You see them everywhere. A blindingly bleached smile, flashing from behind the windshield of a silver Mercedes. A perfectly filtered picture of a muscled cis-male dragging his feet through the white sand on an empty Borocay beach. The perfectly manicured teen carrying Gucci bags that brushes past you in the mall and sneers at your messy bun and Lee jeans.
Unfortunately, those of us who are regular people have to share our space with those who were born with everything needed to have a special life: money, status, privilege, beauty, low BMI, and the right amount of melanin.
No, not every pretty girl has money and not every white person has the perfect quantity of privilege that makes them ignore the downtrodden and go through life with a sense of entitlement. The beautiful people are space at the center of the Venn diagram that makes the rest of us shake our heads in befuddlement at their luck.
The beautiful people are very aware they won the life lottery, but will always try to make it seem like everything they have is through hard work. They never need to take out huge student loans to pay for their college, because their celebrity mother and senator father use their money and power to create a fun college experience for their spawn.
The rest of us have to work four times harder to get scholarships or go into crushing debt we never recover from enough to get ahead.
The beautiful people will take a year off school and travel the world in style because that’s what mummy and daddy did, and it was so enriching.
The beautiful people will have their grades decided by the size of the check their family sends to the university. Their jobs after college will be arranged at the country club over cigars with the boys and tennis with the ladies. They will start their six-figure careers with no debt and a huge gift in the bank, which never needs a repayment.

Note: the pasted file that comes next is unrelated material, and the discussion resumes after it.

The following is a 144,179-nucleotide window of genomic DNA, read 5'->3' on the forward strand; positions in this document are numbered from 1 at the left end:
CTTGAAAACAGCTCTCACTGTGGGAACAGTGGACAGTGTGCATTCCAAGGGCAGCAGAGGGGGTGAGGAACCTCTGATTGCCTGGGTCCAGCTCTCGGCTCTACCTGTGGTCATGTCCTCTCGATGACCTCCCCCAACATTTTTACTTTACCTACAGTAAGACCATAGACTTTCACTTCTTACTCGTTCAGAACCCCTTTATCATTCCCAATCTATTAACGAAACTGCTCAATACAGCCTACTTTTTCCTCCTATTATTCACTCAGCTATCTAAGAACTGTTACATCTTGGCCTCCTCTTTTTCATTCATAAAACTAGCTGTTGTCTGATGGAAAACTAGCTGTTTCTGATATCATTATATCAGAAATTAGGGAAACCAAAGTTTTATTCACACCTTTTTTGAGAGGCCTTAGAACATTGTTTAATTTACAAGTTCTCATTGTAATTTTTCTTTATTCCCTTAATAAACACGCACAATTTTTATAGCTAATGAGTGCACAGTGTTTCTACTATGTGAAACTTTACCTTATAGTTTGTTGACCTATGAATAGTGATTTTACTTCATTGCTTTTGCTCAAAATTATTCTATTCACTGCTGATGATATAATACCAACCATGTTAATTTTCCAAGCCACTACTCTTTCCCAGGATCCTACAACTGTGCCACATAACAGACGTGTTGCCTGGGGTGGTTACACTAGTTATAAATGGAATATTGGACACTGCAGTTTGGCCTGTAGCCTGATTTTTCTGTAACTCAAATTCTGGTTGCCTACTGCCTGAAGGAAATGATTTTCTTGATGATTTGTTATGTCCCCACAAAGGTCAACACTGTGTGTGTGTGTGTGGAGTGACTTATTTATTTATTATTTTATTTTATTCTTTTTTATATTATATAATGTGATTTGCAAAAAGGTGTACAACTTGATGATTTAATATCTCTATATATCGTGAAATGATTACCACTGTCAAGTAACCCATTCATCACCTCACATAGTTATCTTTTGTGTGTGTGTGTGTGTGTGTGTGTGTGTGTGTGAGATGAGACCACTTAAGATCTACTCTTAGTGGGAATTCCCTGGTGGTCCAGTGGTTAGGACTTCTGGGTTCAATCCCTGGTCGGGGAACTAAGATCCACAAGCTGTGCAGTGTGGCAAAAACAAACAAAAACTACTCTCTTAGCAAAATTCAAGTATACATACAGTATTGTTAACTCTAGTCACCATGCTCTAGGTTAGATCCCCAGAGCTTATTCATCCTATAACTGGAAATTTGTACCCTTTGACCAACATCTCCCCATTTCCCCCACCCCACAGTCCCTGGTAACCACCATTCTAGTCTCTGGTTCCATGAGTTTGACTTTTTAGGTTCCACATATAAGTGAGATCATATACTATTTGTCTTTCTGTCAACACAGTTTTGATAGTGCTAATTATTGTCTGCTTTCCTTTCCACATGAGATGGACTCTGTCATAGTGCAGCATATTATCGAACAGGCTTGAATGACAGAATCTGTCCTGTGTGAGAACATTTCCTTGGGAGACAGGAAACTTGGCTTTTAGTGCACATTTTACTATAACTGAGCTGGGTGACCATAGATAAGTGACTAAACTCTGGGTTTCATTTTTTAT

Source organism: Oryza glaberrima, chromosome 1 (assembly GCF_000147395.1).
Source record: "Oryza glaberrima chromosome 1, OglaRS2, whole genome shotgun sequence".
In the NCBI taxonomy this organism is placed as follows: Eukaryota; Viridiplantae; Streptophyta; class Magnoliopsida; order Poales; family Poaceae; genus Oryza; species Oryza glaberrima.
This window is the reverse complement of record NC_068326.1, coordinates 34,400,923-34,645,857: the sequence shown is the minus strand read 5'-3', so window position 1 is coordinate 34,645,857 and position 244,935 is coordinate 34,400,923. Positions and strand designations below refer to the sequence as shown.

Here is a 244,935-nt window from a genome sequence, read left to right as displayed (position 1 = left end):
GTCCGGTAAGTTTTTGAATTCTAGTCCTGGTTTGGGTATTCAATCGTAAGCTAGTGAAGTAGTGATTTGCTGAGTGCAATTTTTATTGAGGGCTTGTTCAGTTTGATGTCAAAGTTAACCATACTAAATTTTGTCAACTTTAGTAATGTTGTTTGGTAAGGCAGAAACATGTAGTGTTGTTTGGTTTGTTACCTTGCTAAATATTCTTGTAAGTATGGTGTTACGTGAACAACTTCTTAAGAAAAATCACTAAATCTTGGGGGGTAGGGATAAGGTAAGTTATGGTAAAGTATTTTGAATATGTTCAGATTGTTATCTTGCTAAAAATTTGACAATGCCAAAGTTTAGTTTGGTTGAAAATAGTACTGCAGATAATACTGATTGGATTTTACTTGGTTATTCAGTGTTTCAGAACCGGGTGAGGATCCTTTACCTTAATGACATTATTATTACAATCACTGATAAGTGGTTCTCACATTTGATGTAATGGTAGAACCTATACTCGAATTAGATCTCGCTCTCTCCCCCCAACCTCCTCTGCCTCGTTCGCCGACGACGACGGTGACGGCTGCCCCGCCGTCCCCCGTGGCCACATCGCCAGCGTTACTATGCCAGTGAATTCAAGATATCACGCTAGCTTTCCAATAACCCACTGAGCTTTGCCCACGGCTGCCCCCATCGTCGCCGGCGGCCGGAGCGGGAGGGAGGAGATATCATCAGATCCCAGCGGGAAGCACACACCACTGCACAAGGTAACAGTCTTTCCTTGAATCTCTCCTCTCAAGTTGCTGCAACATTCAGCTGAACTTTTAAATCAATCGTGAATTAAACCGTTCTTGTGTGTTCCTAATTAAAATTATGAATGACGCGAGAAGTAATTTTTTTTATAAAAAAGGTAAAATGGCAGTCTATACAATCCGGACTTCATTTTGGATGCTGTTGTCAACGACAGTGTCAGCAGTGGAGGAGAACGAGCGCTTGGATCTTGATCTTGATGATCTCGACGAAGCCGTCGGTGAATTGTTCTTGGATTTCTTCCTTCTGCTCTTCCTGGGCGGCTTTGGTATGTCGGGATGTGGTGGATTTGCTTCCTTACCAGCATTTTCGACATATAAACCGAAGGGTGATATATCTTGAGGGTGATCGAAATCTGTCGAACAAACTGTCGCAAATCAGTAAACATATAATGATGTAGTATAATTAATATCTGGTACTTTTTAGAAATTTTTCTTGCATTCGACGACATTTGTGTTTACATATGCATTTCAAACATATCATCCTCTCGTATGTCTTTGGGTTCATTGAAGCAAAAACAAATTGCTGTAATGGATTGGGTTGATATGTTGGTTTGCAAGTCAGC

The beautiful people have investments and businesses that go on to be successful because there is always a cash infusion from the folks. They can sit in their offices and plan their political careers. They may even set their sights on the presidency, because they are rich and white, and they know that automatically gets them half the votes.
Those that don’t go into politics become influencers on Instagram so they can show off their lavish lifestyle. The bask in the likes and comments about how wonderful they are. A lot of them will create courses so even the regular people can get what they have — if they are willing to put in the hard work like they did.
Life is good for the beautiful people.
Hey you, what do you see?
Something beautiful or something free?
Hey, you, are you trying to be mean?
If you live with apes man, it’s hard to be clean — The Beautiful People — Marilyn Manson
If it sounds like I’m bitter at their good fortune, I am. It comes back from time to time when I temporarily forget I’ve long since given up envy and work with what I have.
Sometimes it takes me a while to forget the anger and go back to being a decent person again.
Those of us who are regular have choices in life. We can rage against the machine constantly, spending our lives angry at things that we aren’t likely to change. Or we can take it all in stride and live our lives.
As a third option — you can do what I do. I live my life, happy with what I have, and constantly working hard to achieve things that fulfill me. I still rage sometimes against the unfairness of racism, misogyny, sexism, ageism, classism, and all the other “-isms,” but I don’t allow envy or anger to destroy my life or outlook on the future.
I allowed myself a few hours to dwell in the unfairness that beautiful people exist, so I could write this essay and make my point. I can either get pissed off that I didn’t start life with everything, or I can do my best to ensure that I get everything I want in life.
I chose the latter.
Look at me. Yes, I was born white. But, I was also poor, ugly, mentally ill, and not the right religion. I had to work for good grades — they weren’t handed to me to a silver platter. My college wasn’t a paid vacation. I’m 51 and still paying for it — everything I wanted I had to earn. I made sacrifices and ate a whole lot of shit along the way.
I should be bitter, but I’m not. I work with what I have. Do I want more? Sure! I am always working on getting more in life for my family and me.
The regular people may not have everything the beautiful people do, but we are special in so many other ways. The struggle to get where we are has made us resilient and strong. We don’t abuse our privilege because we know others don’t even have the little we do.
Don’t be angry at the beautiful people for what they have.
Be happy you have what you do.